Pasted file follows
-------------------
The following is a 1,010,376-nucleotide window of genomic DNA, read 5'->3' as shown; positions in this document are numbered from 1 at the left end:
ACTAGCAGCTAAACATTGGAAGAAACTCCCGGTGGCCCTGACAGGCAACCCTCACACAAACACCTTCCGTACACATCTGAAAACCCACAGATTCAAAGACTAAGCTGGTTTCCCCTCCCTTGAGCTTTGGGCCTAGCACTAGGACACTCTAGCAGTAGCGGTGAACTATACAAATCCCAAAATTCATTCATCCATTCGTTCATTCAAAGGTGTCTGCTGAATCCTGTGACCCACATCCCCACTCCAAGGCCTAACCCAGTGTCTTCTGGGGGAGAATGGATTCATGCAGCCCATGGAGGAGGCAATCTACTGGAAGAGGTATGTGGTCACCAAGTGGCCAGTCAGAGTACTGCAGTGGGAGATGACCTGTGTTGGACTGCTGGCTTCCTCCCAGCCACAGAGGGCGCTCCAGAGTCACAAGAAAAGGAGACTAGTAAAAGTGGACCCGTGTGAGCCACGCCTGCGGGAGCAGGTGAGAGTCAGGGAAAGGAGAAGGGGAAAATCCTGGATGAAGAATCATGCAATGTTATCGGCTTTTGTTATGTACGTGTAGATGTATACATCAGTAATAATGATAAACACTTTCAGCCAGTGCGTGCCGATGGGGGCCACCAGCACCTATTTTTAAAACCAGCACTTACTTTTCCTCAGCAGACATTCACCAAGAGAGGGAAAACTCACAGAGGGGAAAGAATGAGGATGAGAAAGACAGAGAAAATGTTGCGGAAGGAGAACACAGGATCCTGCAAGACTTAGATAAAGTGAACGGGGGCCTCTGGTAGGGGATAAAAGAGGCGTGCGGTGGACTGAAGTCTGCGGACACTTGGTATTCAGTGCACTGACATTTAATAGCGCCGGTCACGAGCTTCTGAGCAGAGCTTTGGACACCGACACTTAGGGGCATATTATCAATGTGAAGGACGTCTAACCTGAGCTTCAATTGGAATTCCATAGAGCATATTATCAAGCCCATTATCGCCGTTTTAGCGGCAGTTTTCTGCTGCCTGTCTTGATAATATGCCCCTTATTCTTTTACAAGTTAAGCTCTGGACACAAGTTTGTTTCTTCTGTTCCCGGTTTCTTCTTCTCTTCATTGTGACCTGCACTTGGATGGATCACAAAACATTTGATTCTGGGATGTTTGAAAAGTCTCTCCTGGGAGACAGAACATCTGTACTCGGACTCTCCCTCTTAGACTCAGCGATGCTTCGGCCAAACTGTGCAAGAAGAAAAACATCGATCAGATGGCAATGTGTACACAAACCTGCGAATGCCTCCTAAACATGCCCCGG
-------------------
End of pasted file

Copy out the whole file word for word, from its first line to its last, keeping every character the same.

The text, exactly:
The following is a 1,010,376-nucleotide window of genomic DNA, read 5'->3' as shown; positions in this document are numbered from 1 at the left end:
ACTAGCAGCTAAACATTGGAAGAAACTCCCGGTGGCCCTGACAGGCAACCCTCACACAAACACCTTCCGTACACATCTGAAAACCCACAGATTCAAAGACTAAGCTGGTTTCCCCTCCCTTGAGCTTTGGGCCTAGCACTAGGACACTCTAGCAGTAGCGGTGAACTATACAAATCCCAAAATTCATTCATCCATTCGTTCATTCAAAGGTGTCTGCTGAATCCTGTGACCCACATCCCCACTCCAAGGCCTAACCCAGTGTCTTCTGGGGGAGAATGGATTCATGCAGCCCATGGAGGAGGCAATCTACTGGAAGAGGTATGTGGTCACCAAGTGGCCAGTCAGAGTACTGCAGTGGGAGATGACCTGTGTTGGACTGCTGGCTTCCTCCCAGCCACAGAGGGCGCTCCAGAGTCACAAGAAAAGGAGACTAGTAAAAGTGGACCCGTGTGAGCCACGCCTGCGGGAGCAGGTGAGAGTCAGGGAAAGGAGAAGGGGAAAATCCTGGATGAAGAATCATGCAATGTTATCGGCTTTTGTTATGTACGTGTAGATGTATACATCAGTAATAATGATAAACACTTTCAGCCAGTGCGTGCCGATGGGGGCCACCAGCACCTATTTTTAAAACCAGCACTTACTTTTCCTCAGCAGACATTCACCAAGAGAGGGAAAACTCACAGAGGGGAAAGAATGAGGATGAGAAAGACAGAGAAAATGTTGCGGAAGGAGAACACAGGATCCTGCAAGACTTAGATAAAGTGAACGGGGGCCTCTGGTAGGGGATAAAAGAGGCGTGCGGTGGACTGAAGTCTGCGGACACTTGGTATTCAGTGCACTGACATTTAATAGCGCCGGTCACGAGCTTCTGAGCAGAGCTTTGGACACCGACACTTAGGGGCATATTATCAATGTGAAGGACGTCTAACCTGAGCTTCAATTGGAATTCCATAGAGCATATTATCAAGCCCATTATCGCCGTTTTAGCGGCAGTTTTCTGCTGCCTGTCTTGATAATATGCCCCTTATTCTTTTACAAGTTAAGCTCTGGACACAAGTTTGTTTCTTCTGTTCCCGGTTTCTTCTTCTCTTCATTGTGACCTGCACTTGGATGGATCACAAAACATTTGATTCTGGGATGTTTGAAAAGTCTCTCCTGGGAGACAGAACATCTGTACTCGGACTCTCCCTCTTAGACTCAGCGATGCTTCGGCCAAACTGTGCAAGAAGAAAAACATCGATCAGATGGCAATGTGTACACAAACCTGCGAATGCCTCCTAAACATGCCCCGG